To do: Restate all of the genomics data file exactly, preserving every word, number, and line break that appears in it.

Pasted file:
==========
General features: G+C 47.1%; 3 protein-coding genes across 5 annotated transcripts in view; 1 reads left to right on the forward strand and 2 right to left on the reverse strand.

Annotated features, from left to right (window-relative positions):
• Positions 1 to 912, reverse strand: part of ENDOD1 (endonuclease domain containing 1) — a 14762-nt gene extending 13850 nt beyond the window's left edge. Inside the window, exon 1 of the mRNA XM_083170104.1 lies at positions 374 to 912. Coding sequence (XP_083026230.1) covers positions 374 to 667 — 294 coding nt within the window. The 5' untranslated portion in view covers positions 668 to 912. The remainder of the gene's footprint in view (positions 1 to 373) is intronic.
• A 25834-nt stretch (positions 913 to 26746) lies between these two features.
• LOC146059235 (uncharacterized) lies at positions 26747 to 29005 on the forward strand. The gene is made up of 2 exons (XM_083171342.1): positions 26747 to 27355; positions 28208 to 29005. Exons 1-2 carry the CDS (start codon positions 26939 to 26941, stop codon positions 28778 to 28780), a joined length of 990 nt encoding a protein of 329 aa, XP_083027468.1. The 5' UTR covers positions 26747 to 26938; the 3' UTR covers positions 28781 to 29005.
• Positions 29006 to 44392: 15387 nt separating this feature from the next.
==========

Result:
General features: G+C 47.1%; 3 protein-coding genes across 5 annotated transcripts in view; 1 reads left to right on the forward strand and 2 right to left on the reverse strand.

Annotated features, from left to right (window-relative positions):
• Positions 1 to 912, reverse strand: part of ENDOD1 (endonuclease domain containing 1) — a 14762-nt gene extending 13850 nt beyond the window's left edge. Inside the window, exon 1 of the mRNA XM_083170104.1 lies at positions 374 to 912. Coding sequence (XP_083026230.1) covers positions 374 to 667 — 294 coding nt within the window. The 5' untranslated portion in view covers positions 668 to 912. The remainder of the gene's footprint in view (positions 1 to 373) is intronic.
• A 25834-nt stretch (positions 913 to 26746) lies between these two features.
• LOC146059235 (uncharacterized) lies at positions 26747 to 29005 on the forward strand. The gene is made up of 2 exons (XM_083171342.1): positions 26747 to 27355; positions 28208 to 29005. Exons 1-2 carry the CDS (start codon positions 26939 to 26941, stop codon positions 28778 to 28780), a joined length of 990 nt encoding a protein of 329 aa, XP_083027468.1. The 5' UTR covers positions 26747 to 26938; the 3' UTR covers positions 28781 to 29005.
• Positions 29006 to 44392: 15387 nt separating this feature from the next.